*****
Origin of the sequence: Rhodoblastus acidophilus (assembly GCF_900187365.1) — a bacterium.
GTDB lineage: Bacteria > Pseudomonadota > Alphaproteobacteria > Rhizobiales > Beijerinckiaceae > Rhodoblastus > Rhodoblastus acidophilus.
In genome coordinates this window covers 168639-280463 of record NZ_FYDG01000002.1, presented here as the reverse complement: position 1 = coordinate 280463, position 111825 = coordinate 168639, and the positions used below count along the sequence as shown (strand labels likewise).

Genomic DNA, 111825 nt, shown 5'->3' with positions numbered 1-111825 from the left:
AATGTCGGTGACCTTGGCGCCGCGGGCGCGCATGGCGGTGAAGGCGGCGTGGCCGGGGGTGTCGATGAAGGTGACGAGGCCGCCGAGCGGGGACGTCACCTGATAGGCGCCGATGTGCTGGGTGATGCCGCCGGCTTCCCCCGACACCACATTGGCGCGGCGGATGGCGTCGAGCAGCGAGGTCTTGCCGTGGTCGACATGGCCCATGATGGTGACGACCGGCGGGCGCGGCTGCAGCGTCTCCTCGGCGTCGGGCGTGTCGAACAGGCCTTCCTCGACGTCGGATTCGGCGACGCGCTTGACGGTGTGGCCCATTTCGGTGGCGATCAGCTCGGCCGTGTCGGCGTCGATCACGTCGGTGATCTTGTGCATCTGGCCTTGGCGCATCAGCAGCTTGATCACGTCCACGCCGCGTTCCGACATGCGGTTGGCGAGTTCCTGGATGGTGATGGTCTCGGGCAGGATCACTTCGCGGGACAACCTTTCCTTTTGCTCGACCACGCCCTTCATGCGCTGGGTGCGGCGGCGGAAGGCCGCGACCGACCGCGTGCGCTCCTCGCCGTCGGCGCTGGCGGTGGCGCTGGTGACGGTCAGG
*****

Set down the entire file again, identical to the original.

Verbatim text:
Origin of the sequence: Rhodoblastus acidophilus (assembly GCF_900187365.1) — a bacterium.
GTDB lineage: Bacteria > Pseudomonadota > Alphaproteobacteria > Rhizobiales > Beijerinckiaceae > Rhodoblastus > Rhodoblastus acidophilus.
In genome coordinates this window covers 168639-280463 of record NZ_FYDG01000002.1, presented here as the reverse complement: position 1 = coordinate 280463, position 111825 = coordinate 168639, and the positions used below count along the sequence as shown (strand labels likewise).

Genomic DNA, 111825 nt, shown 5'->3' with positions numbered 1-111825 from the left:
AATGTCGGTGACCTTGGCGCCGCGGGCGCGCATGGCGGTGAAGGCGGCGTGGCCGGGGGTGTCGATGAAGGTGACGAGGCCGCCGAGCGGGGACGTCACCTGATAGGCGCCGATGTGCTGGGTGATGCCGCCGGCTTCCCCCGACACCACATTGGCGCGGCGGATGGCGTCGAGCAGCGAGGTCTTGCCGTGGTCGACATGGCCCATGATGGTGACGACCGGCGGGCGCGGCTGCAGCGTCTCCTCGGCGTCGGGCGTGTCGAACAGGCCTTCCTCGACGTCGGATTCGGCGACGCGCTTGACGGTGTGGCCCATTTCGGTGGCGATCAGCTCGGCCGTGTCGGCGTCGATCACGTCGGTGATCTTGTGCATCTGGCCTTGGCGCATCAGCAGCTTGATCACGTCCACGCCGCGTTCCGACATGCGGTTGGCGAGTTCCTGGATGGTGATGGTCTCGGGCAGGATCACTTCGCGGGACAACCTTTCCTTTTGCTCGACCACGCCCTTCATGCGCTGGGTGCGGCGGCGGAAGGCCGCGACCGACCGCGTGCGCTCCTCGCCGTCGGCGCTGGCGGTGGCGCTGGTGACGGTCAGG